Movies I have about women succeeding in fields that other characters thought they couldn’t possibly be any good in:
Zootopia - In a world of talking animals, Judy Hopps becomes the first rabbit police officer.
Hairspray - fat teenager Tracy Turnblad becomes a television dancer without losing weight; Inez Stubbs also becomes a television dancer despite being black in the 1960s USA.
LegallyBlonde - Elle Woods, a blonde ‘cheerleader-type’, becomes a lawyer.
Strange Magic - Literal fairy princess Marianne learns how to sword fight, well enough to fight the king of the goblins to a draw.
various Barbie movies - it’s a reoccurring theme in those.
Quest For Camelot - Kaylee goes to retrieve the sword Excalibur, stolen from King Arthur by the ex-knight who killed her father ten years ago, and becomes a Knight of the Round Table herself.
I still have to get a copy of Hidden Figures, about the black women who worked for NASA as engineers, mathematicians, and computer-programmers during the Space Race - focusing mainly on Mary Jackson, Katherine Johnson (formerly Goble), and Dorothy Vaughan - but I have seen that movie too.
(Fun fact - Hidden Figures and Hairspray take place at the same time. Tracy’s first live television broadcast happens during John Glenn’s space flight.)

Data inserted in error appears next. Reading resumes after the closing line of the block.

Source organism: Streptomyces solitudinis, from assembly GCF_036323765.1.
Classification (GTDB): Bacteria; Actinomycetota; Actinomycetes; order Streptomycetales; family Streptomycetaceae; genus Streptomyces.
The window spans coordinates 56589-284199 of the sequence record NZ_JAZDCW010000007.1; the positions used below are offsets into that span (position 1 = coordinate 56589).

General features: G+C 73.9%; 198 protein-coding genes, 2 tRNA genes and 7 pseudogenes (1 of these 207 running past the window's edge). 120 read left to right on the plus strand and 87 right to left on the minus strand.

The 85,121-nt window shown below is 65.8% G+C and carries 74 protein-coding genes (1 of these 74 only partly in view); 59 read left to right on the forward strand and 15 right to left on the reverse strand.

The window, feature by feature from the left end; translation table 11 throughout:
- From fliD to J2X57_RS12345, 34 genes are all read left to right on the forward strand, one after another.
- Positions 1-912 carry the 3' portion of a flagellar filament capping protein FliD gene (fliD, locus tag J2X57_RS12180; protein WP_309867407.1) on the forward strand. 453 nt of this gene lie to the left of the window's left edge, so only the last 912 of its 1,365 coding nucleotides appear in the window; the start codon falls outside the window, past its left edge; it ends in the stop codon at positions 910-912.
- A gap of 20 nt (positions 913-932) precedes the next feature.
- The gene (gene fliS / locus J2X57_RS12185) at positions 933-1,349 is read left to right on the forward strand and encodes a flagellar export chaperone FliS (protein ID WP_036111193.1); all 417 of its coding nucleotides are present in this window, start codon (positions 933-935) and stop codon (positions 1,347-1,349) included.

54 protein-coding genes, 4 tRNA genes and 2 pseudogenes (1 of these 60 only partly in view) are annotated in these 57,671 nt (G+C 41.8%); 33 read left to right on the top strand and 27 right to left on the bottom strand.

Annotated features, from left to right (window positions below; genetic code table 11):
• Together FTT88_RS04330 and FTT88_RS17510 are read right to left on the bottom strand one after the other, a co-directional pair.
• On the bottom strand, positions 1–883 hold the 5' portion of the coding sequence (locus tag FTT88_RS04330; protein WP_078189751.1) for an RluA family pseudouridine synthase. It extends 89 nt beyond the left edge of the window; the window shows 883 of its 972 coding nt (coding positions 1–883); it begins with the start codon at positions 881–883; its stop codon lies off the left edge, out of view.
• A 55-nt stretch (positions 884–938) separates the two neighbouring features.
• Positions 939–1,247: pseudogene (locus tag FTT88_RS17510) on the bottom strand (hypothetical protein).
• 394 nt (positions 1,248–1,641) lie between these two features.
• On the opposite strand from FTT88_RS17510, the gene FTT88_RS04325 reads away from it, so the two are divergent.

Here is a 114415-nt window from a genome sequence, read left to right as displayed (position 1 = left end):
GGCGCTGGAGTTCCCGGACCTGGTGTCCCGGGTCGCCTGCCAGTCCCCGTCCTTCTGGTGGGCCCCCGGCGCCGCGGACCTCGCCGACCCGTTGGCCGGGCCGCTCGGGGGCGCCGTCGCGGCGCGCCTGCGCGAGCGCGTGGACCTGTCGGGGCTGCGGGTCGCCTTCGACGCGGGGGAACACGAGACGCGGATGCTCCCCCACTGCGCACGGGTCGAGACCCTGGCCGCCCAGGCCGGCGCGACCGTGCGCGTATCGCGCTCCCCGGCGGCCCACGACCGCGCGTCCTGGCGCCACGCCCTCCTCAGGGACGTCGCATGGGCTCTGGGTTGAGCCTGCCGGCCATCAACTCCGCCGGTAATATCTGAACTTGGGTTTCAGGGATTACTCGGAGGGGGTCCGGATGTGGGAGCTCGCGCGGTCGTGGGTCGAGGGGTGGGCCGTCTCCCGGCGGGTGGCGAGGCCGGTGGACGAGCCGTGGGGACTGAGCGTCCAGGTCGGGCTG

Born with the coming of sound, the movie musical had its base in vaudeville and opera. With its brazen blending of fantasy and reality, the musical provided audiences with an accessible and immediate escape from life, first in the Great Depression, and then beyond.
What to watch:
The Merry Widow (Ernst Lubitsch, 1934)
Meet Me in St. Louis (Vincente Minnelli, 1944)
Singin’ in The Rain (Gene Kelly, Stanley Donen, 1952)
West Side Story (Robert Wise, Jerome Robbins, 1961)
Cabaret (Bob Fosse, 1972)
Grease (Randal Kleiser, 1978)
Dirty Dancing (Emile Ardolina, 1987)
Moulin Rouge! (Baz Luhrmann, 2001)
Chicago (Rob Marshall, 2002)
Hairspray (Adam Shankman, 2007)
(Bergan, R. 2011. The Film Book: A Complete Guide To The World Of Cinema.)